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Alaska Fish Factor: salmon slump v halibut high

29 April 2017
 Alaska Fish Factor: Laine Welch Laine Welch has been covering news of Alaska’s seafood industry for print and broadcast since 1988. She also has worked ‘behind the counter’ in wholesale and retail seafood businesses in Alaska and Cape Cod, MA. Laine lives in Kodiak, Alaska. www.alaskafishradio.com

msfish@alaskan.com
 
 

The values of Alaska salmon permits are on a downward slide, while prices for quota shares of other catches – notably halibut, black cod and various crabs – continue to skyrocket.

Despite an optimistic outlook this year for Alaska salmon catches and markets, buyers and sellers are still feeling a hangover from last year’s tough fishing season.

“If you were involved in salmon last year, you probably didn’t have a great year, unless you were in Bristol Bay. There wasn’t a lot of extra money to pick up an extra permit or move into a different fishery, and I think we’re seeing that,” said Doug Bowen of Alaska Boats and Permits in Homer.

“Overall for salmon permits it’s a slower market this year,” agreed Jeff Osborn of Dock Street brokers in Seattle.

At the bellwether sockeye salmon fishery at Bristol Bay, drift permits have slumped below $135,000 since last fall.

“We’ve had several sales at $129,000 and listings at $125,000. So, for whatever reason, those have slipped by about $10,000 in the last few weeks,” Bowen said.

Southeast drift permits have dropped slightly to the $83,000 range. Prince William Sound drift ‘cards’ topped $165,000 but now are trading closer to $150,000. PWS seine permits also come in at the range or slightly above.

“It’s supposed to be a great year there, but we’re not seeing it reflected in those prices,” Bowen said. “They’re certainly not going up very far, very fast.”

Cook Inlet drift gillnetters have had several lousy fishing years and this year is looking bleak. However, a new rule to allow permit stacking has boosted interest in permits there. A Cook Inlet drifter can now hold two permits in his name and fish the extra gear. It is the first drift gillnet fleet in the state to be able to do so.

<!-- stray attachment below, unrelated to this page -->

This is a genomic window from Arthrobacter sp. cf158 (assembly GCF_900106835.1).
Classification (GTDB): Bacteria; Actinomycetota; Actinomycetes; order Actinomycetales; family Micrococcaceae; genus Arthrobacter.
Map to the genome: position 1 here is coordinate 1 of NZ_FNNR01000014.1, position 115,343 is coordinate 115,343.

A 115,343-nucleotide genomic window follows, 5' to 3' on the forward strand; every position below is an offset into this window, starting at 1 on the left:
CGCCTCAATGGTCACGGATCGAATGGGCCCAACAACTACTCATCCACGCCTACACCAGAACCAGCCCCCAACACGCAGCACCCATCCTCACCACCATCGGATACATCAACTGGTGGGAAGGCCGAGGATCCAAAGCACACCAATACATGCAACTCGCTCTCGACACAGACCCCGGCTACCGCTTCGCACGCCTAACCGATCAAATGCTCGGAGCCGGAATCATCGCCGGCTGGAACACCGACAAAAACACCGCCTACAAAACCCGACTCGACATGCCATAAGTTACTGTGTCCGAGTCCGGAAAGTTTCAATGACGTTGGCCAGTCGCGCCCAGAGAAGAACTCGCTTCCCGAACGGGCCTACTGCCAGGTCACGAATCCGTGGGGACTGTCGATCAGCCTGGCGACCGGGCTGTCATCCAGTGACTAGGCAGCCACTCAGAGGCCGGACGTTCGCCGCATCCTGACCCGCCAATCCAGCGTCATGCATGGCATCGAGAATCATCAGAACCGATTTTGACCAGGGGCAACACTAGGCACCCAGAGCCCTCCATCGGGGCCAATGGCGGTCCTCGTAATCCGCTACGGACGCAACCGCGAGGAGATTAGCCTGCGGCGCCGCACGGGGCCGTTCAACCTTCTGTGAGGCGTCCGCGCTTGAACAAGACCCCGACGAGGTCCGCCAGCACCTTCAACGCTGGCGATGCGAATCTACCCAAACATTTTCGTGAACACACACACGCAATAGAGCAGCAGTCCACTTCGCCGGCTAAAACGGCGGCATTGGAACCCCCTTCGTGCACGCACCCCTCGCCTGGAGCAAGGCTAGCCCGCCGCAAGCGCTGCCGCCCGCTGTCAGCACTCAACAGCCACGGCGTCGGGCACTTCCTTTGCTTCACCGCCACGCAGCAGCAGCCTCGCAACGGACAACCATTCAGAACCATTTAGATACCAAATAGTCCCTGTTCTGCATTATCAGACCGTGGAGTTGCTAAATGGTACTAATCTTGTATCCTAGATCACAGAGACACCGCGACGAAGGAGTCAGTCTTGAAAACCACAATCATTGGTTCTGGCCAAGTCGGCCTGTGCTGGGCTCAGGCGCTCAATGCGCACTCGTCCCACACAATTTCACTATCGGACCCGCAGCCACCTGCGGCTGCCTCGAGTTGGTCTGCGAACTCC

“That propped up that value from a low of $33,000 and they are trading right now for around $45,000,” Bowen said, adding that the permit price is still down considerably from $90,000 just a few years ago.

The lowest value seine card is at Kodiak, reflecting a steady slide from $50,000 not long ago.

“We’ve sold a few at $25,000. That’s the lowest salmon seine permit price anywhere in the state,” Bowen said. “People can make good money there, but Kodiak is a tough salmon fishery.”

Both brokers agreed that a good salmon season this year will help buoy all boats along with the value of salmon permits. The forecast for Alaska’s 2017 salmon catch is 204 million fish, nearly one million more salmon over last year.

Halibut land jaw-dropping prices

Halibut quota shares are going in the opposite direction to salmon, with some quotas showing a meteoric rise.

“They’re in the $70 per pound range in Southeast and the $60 range in the Central Gulf,” said Doug Bowen. Quota prices are approaching the $45 mark in the Western Gulf, the $30 range for the Aleutian Islands fishery and in the teens for Bering Sea regions.

“Even small pieces of Delta class for smaller boats are trading for $51, $52 and $53 a pound. It’s just unheard of,” he added.

Halibut quota share prices have gone up about $5 a year for several years as the fish stocks appear to have stabilized and increased slightly. Dock prices for halibut also have remained high, often at $6 to $7 per pound at major ports.

The halibut quota shares are not flying off the shelves at those prices, but Bowen points to more movement in small batches.

“It’s almost a retail market for fishing quotas, where if a fella holds a fair amount, he will cut away a chunk of 1,000 pounds to be able to complete his boat projects or retire some debt,” Bowen said.